Summer bass fishing is one of my favourite hobbies. I enjoy nothing more than jumping in my boat on a calm summer morning and heading out to my favourite bass spot. Summer can be one of the most rewarding times for bass fishing. Many anglers believe that big bass can only be caught in the spring and fall months, but I have caught some of my largest bass in early August on a warm mid-afternoon day. There are several tips and tricks that I have learn’t over the years that have helped me target summer bass successfully. Below I will provide some valuable tips and experiences that I have encountered.
Look for Rock Beds in Shallow Waters
Bass tend to hide and circle around rock beds in shallow waters. This is often the desirable terrain in which they prefer to spawn. Although they aren’t in spawn mode, they will still target these areas in early hours of the morning and just before dark in search of prey like crayfish, bugs, and minnows. Crankbaits will allow you to target these areas with relative easy and you can reduce your chance of snagging by picking a crankbait that hovers just above the rocks. Plastic baits seem to work well also but can often get caught up between rocks and snagged.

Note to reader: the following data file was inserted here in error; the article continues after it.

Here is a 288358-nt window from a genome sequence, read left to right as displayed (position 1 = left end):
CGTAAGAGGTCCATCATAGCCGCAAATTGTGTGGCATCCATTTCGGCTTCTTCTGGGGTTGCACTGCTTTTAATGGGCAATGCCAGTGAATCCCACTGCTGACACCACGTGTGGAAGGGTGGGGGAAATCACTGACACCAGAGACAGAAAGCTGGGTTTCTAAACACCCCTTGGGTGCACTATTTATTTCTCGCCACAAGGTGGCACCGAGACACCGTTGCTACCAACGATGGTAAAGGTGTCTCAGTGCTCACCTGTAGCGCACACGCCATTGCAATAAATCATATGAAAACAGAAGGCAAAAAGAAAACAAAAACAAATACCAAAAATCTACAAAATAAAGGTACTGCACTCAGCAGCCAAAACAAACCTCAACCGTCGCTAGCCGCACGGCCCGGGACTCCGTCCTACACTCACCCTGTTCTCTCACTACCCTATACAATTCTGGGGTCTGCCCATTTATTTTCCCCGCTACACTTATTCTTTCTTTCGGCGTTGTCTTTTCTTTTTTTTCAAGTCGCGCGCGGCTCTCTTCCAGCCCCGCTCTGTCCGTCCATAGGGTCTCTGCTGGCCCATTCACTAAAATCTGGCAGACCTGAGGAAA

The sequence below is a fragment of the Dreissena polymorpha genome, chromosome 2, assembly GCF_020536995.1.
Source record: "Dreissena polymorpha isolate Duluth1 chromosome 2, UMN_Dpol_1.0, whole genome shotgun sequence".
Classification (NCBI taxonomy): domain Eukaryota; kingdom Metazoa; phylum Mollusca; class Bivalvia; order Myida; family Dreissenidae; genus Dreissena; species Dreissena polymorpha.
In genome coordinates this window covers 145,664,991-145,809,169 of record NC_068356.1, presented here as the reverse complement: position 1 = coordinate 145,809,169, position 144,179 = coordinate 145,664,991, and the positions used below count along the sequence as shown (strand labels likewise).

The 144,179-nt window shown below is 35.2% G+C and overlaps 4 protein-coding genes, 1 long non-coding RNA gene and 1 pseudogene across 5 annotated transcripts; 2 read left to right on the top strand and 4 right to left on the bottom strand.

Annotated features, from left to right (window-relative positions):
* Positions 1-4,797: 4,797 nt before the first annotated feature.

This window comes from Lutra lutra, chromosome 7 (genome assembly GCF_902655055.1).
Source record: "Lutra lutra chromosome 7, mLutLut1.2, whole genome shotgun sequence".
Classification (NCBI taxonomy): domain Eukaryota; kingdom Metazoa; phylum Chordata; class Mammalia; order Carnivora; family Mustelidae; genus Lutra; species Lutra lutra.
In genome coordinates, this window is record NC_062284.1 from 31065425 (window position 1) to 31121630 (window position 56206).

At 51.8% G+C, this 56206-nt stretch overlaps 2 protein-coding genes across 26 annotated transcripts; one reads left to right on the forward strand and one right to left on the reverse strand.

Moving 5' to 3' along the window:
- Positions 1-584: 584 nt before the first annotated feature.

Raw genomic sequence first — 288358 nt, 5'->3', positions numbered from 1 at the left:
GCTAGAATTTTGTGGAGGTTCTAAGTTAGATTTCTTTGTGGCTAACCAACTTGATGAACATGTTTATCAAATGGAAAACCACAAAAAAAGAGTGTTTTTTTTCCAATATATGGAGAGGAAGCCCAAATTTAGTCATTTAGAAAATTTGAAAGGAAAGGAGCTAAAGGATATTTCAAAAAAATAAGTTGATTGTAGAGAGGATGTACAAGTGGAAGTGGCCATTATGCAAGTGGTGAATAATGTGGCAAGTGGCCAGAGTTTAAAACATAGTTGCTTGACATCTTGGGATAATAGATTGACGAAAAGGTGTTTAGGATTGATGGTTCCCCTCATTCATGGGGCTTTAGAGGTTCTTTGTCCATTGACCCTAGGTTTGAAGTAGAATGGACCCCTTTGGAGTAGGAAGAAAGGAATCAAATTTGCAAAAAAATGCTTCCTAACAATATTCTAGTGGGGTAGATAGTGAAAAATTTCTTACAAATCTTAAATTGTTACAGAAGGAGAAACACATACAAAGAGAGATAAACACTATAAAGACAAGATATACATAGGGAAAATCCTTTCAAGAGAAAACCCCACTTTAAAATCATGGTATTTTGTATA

Docks, Swimming Platforms, and Piers
During warm, sunny mid-summer days your best chance at catching big bass is to target docks, swimming platforms like rafts, and piers. Bass are sun sensitive and prefer to stay out of weed beds as they can often be targets to larger predators like pike. Docks for instance, provide the perfect shelter. I often cruise close to shore and cast crankbaits, jerkbaits, and spinnerbaits. The key is not to get too close to the dock and ensure you do not interfere with the owner of the property. Try to cast 2-3 feet from the tip of the docks and reel slowly with excessive jerking motion. The bass will be there, but you will really have to work for it to get them to leave their shelter to attack your lure. It truly is remarkable when they do!
If you are on shore or coasting next to a pier the best thing to do is switch to a jig and double tail plastic worm. Jig this setup with rapid motion and make your way up and down the pier lines. You can even try sinking oats or bread to try and attract the bass to a specific part of the pier.
Do not be afraid to switch things up and try different colours. Mid-summer bass can be picky and trying different colours can often help you determine what the flavour of the day will be. Usually I tend to find that colours like yellow, green, red, and orange closer to when the sun starts to go down. I have fished areas for hours with no luck, I simply switched the colour of my lure and started landing monster bass. If your luck is slow, experiment and try new things!